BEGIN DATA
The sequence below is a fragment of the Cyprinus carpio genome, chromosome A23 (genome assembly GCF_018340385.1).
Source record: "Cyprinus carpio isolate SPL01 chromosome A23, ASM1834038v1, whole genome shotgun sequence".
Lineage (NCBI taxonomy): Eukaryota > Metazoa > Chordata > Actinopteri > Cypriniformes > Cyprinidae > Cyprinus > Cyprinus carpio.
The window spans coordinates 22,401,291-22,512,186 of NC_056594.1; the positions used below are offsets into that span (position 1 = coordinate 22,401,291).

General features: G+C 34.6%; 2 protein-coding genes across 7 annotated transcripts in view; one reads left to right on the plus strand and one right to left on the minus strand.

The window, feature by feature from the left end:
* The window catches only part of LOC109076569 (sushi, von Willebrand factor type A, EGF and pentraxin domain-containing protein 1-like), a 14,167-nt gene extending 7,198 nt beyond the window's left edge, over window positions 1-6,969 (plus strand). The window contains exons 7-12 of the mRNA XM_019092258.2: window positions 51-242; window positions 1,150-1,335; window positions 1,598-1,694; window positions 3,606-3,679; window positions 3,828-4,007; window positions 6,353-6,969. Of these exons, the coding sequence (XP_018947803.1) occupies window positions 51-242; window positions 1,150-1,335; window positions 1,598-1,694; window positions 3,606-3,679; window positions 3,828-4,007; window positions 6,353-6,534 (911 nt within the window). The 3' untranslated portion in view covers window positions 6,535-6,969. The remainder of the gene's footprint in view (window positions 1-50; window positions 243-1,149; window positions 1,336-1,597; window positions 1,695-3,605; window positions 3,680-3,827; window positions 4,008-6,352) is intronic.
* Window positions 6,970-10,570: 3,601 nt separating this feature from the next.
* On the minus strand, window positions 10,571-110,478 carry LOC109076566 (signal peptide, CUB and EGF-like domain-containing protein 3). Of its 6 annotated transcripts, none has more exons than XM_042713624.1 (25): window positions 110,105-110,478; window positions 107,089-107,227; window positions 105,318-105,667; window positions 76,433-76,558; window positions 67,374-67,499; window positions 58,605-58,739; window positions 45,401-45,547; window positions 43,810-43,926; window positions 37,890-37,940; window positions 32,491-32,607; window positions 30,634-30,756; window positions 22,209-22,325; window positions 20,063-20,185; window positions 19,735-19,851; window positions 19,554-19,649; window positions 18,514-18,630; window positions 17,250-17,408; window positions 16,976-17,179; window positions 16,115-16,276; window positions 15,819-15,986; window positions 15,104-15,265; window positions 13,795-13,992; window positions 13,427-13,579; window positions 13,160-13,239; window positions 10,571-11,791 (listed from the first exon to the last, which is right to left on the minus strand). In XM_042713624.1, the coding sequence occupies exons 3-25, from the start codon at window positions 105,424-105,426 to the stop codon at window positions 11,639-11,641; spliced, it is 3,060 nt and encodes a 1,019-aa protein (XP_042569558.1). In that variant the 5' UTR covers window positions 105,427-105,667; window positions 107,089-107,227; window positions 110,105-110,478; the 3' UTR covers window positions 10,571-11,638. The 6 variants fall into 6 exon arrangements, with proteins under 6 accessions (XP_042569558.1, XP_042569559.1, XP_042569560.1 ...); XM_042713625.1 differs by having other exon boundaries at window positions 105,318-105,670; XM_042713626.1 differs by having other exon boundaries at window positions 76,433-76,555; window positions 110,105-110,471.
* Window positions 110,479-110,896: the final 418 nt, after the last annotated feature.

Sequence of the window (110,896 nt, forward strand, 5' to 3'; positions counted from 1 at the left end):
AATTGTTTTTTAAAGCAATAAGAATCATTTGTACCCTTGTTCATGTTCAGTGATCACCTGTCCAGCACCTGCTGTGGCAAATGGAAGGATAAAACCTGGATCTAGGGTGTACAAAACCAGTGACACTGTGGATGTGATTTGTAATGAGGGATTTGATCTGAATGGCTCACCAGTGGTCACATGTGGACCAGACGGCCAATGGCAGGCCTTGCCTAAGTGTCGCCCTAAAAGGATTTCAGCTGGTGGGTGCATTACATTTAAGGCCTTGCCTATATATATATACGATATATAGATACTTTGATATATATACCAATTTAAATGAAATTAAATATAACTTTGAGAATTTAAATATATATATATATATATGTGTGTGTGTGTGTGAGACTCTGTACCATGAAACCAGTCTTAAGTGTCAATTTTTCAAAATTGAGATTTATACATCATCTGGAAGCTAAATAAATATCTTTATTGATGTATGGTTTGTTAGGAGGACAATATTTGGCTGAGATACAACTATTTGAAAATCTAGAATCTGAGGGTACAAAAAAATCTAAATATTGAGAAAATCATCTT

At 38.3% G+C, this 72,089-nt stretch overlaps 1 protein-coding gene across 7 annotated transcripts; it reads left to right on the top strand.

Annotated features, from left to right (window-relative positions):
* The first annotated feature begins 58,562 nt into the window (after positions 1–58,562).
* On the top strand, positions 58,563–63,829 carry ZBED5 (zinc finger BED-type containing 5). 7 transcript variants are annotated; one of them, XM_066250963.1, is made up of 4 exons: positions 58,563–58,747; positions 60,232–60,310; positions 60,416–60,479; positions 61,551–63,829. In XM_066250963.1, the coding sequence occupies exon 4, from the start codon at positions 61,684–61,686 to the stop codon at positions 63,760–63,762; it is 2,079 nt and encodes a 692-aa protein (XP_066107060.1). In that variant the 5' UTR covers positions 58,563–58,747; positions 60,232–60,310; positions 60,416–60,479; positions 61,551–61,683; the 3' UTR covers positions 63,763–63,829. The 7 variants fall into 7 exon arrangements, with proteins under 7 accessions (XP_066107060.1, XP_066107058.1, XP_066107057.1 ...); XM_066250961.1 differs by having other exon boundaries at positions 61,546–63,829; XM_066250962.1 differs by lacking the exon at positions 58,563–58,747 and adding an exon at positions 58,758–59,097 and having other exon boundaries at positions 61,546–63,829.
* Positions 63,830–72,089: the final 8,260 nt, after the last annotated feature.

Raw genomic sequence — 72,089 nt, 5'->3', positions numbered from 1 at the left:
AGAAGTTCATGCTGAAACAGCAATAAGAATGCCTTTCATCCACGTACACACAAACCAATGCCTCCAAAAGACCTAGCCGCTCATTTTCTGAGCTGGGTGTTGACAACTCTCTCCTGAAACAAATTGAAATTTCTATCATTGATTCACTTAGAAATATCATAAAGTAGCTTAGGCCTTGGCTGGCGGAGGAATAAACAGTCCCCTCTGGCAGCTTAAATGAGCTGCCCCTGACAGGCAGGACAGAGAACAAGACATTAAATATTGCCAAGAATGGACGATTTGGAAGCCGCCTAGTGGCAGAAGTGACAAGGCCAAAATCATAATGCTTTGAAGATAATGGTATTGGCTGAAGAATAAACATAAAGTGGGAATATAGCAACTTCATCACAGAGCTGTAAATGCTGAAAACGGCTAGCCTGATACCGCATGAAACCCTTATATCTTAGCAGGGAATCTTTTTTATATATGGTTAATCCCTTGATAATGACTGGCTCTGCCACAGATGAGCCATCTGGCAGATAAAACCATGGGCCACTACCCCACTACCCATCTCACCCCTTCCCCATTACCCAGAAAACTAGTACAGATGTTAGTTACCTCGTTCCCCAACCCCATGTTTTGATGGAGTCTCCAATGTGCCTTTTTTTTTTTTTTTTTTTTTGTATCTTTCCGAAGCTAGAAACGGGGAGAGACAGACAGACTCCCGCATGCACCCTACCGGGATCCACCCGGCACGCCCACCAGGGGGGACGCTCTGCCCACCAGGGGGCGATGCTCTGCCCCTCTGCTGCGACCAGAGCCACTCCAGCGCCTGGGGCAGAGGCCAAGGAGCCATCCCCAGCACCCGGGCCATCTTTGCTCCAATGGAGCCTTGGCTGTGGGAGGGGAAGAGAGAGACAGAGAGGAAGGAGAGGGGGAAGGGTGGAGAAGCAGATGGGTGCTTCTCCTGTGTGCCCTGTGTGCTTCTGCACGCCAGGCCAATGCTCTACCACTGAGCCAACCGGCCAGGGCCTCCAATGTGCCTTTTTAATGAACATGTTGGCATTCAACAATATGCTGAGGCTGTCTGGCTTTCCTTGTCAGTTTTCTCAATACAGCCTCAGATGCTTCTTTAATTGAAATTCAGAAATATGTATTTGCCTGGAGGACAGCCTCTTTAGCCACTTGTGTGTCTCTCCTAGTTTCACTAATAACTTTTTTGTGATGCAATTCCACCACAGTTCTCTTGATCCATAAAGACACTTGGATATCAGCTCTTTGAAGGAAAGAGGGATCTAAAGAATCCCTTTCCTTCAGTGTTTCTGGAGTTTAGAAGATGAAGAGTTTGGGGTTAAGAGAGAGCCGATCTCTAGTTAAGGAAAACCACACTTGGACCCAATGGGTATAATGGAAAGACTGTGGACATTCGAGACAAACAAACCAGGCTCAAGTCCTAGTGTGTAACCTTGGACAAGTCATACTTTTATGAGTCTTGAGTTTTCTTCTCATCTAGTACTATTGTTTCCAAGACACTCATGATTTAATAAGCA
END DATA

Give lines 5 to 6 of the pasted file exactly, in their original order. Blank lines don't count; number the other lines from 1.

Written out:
General features: G+C 34.6%; 2 protein-coding genes across 7 annotated transcripts in view; one reads left to right on the plus strand and one right to left on the minus strand.

The window, feature by feature from the left end: